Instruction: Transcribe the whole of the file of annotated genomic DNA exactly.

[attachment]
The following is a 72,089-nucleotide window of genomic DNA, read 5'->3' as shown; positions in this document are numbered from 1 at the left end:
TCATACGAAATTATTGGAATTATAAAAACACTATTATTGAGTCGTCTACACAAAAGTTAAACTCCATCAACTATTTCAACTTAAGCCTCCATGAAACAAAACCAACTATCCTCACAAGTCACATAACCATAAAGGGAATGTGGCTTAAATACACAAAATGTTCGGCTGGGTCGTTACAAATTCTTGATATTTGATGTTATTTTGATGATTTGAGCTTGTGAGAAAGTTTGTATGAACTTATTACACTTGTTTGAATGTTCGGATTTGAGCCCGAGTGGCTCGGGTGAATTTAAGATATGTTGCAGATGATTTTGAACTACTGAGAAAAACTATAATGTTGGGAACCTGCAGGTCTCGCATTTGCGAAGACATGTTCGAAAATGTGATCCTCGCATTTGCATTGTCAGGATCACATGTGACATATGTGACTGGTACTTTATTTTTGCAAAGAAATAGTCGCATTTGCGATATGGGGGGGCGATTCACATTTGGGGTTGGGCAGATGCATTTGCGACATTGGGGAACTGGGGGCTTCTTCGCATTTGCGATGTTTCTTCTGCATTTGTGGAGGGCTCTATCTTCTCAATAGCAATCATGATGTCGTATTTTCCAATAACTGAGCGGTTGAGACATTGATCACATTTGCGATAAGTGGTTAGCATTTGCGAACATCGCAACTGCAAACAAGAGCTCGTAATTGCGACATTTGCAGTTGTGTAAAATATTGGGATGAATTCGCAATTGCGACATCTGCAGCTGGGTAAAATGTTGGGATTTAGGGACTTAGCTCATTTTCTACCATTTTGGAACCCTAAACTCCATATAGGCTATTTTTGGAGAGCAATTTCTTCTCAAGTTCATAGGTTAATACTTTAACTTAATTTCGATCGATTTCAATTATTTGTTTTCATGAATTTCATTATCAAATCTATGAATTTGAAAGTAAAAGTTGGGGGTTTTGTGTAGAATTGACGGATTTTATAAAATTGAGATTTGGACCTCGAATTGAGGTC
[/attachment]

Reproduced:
The following is a 72,089-nucleotide window of genomic DNA, read 5'->3' as shown; positions in this document are numbered from 1 at the left end:
TCATACGAAATTATTGGAATTATAAAAACACTATTATTGAGTCGTCTACACAAAAGTTAAACTCCATCAACTATTTCAACTTAAGCCTCCATGAAACAAAACCAACTATCCTCACAAGTCACATAACCATAAAGGGAATGTGGCTTAAATACACAAAATGTTCGGCTGGGTCGTTACAAATTCTTGATATTTGATGTTATTTTGATGATTTGAGCTTGTGAGAAAGTTTGTATGAACTTATTACACTTGTTTGAATGTTCGGATTTGAGCCCGAGTGGCTCGGGTGAATTTAAGATATGTTGCAGATGATTTTGAACTACTGAGAAAAACTATAATGTTGGGAACCTGCAGGTCTCGCATTTGCGAAGACATGTTCGAAAATGTGATCCTCGCATTTGCATTGTCAGGATCACATGTGACATATGTGACTGGTACTTTATTTTTGCAAAGAAATAGTCGCATTTGCGATATGGGGGGGCGATTCACATTTGGGGTTGGGCAGATGCATTTGCGACATTGGGGAACTGGGGGCTTCTTCGCATTTGCGATGTTTCTTCTGCATTTGTGGAGGGCTCTATCTTCTCAATAGCAATCATGATGTCGTATTTTCCAATAACTGAGCGGTTGAGACATTGATCACATTTGCGATAAGTGGTTAGCATTTGCGAACATCGCAACTGCAAACAAGAGCTCGTAATTGCGACATTTGCAGTTGTGTAAAATATTGGGATGAATTCGCAATTGCGACATCTGCAGCTGGGTAAAATGTTGGGATTTAGGGACTTAGCTCATTTTCTACCATTTTGGAACCCTAAACTCCATATAGGCTATTTTTGGAGAGCAATTTCTTCTCAAGTTCATAGGTTAATACTTTAACTTAATTTCGATCGATTTCAATTATTTGTTTTCATGAATTTCATTATCAAATCTATGAATTTGAAAGTAAAAGTTGGGGGTTTTGTGTAGAATTGACGGATTTTATAAAATTGAGATTTGGACCTCGAATTGAGGTC